"2 or 3 Things I Know About Her" Film Review
By: Nathaniel Simpson
Some films tell a story with characters and events that further the plot. Some films are made to strictly give a message to the audience. Jean-Luc Godard's 1967 film "2 or 3 Things I Know About Her" does both very well.
The film has a good, interesting plot. We follow Juliette Jeanson (Marina Vlady) in a day in her life, where she shops, gets her hair done, then prostitutes herself at night for her own entertainment and to help pay the rent. However, as the story progresses, Godard is also feeding the audience social commentary in the form of a narrator, whose voice is so low we can hardly hear it. Godard has written that he "wanted to include everything: sports, politics, even groceries" when making this film. He wanted this to be a film that had everything in it.
This film is obviously more about the women in France than the men. We see how the women are treated, and their thoughts about their current situations. Godard does this in a way that I thoroughly enjoy- the women voice their thoughts by breaking the fourth-wall. They talk verbally about what they're thinking at certain times, and no one but the viewer and the character can hear their thoughts.
I am amazed at the cinematography by Raoul Coutard in this film. More than half of the film contains shots of everyday life in Paris. But Coutard and Godard make it in such a way that everyday life is absolutely beautiful. It doesn't matter what we're looking at - cars driving, freeway construction, gas stations, etc - we are so amazed and enchanted by this view of the world that Godard's film provides.
The Vietnam War was raging during the making and distribution of this film, and we see lots of anti-war commentary and shots in this film. From the little boy at the beginning talking about his Vietnam dream to the shots of the soldiers wounded, we can see what Godard's views of the War are.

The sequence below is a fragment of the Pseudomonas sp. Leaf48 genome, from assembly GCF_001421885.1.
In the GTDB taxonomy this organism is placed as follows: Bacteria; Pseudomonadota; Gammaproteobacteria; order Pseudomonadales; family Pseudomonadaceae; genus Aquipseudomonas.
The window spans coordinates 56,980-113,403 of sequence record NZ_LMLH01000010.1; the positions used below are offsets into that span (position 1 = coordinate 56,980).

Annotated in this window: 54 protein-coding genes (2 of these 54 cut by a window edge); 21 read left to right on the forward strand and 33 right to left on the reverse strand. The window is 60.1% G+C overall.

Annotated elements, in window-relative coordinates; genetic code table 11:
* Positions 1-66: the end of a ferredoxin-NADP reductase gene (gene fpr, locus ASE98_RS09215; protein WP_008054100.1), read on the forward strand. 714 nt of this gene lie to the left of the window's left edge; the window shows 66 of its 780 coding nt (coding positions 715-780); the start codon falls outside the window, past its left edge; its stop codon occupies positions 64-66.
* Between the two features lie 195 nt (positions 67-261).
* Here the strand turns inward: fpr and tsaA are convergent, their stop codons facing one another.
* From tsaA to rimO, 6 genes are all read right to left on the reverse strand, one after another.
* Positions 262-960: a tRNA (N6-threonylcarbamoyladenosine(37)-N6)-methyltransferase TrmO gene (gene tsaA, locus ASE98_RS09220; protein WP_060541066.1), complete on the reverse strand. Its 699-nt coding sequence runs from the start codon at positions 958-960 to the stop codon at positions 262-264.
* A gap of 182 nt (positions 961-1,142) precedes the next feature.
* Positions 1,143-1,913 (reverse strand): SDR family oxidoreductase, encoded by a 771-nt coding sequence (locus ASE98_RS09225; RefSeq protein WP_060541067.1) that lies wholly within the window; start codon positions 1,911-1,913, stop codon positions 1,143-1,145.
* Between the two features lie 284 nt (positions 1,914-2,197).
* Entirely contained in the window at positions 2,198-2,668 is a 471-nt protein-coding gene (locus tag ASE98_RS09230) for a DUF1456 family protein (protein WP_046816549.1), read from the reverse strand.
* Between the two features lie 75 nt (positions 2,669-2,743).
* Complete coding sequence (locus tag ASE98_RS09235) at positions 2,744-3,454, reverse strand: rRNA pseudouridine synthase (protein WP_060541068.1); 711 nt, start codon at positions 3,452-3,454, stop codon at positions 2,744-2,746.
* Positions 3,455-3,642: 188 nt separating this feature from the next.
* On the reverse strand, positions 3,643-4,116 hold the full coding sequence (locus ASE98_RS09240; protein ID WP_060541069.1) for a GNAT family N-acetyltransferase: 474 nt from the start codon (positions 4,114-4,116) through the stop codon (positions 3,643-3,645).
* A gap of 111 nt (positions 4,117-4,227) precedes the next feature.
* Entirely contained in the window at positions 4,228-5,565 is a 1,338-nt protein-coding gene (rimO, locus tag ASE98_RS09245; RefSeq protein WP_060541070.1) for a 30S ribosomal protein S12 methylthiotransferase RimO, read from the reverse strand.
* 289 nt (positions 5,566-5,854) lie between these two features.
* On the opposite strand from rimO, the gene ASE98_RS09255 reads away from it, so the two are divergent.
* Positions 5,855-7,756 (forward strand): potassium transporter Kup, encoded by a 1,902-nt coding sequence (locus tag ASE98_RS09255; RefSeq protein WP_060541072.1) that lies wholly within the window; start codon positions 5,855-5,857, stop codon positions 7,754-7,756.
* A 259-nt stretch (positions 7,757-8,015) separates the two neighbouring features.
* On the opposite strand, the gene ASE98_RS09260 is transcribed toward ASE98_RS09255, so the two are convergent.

We also see the treatment of women during this time period. An important scene is towards the end of the film, where there are two women sitting in a diner talking to two different men. The first interaction shows the man (who is Juliette's husband) try to make the woman he's talking to say sexual phrases to him that she feels uncomfortable saying. The second interaction is a man who is being comforting to a young girl who admits that she's been depressed and cries a lot. This scene alone shows how these two men are working at taking advantage of these two young, innocent women. I love what Godard does in this scene as he incorporates the sound from around the diner into the conversations. It feels like it's real life, and we can see that men who are sick and sexual predators are all around us. That's a horrifying thought to think of.
This is just one of Godard's famous films he had made. He made this film at the same time as making "Made In U.S.A", shooting one in the morning and one right after. He has said that pride lead him in the direction of doing this, and it obviously worked out in the end. Godard packs a lot into this hour and a half film, but it works. His thoughts about Paris during the 60s are conveyed so intricately alongside an interesting plot that you can't help but adore the entire film as a whole.
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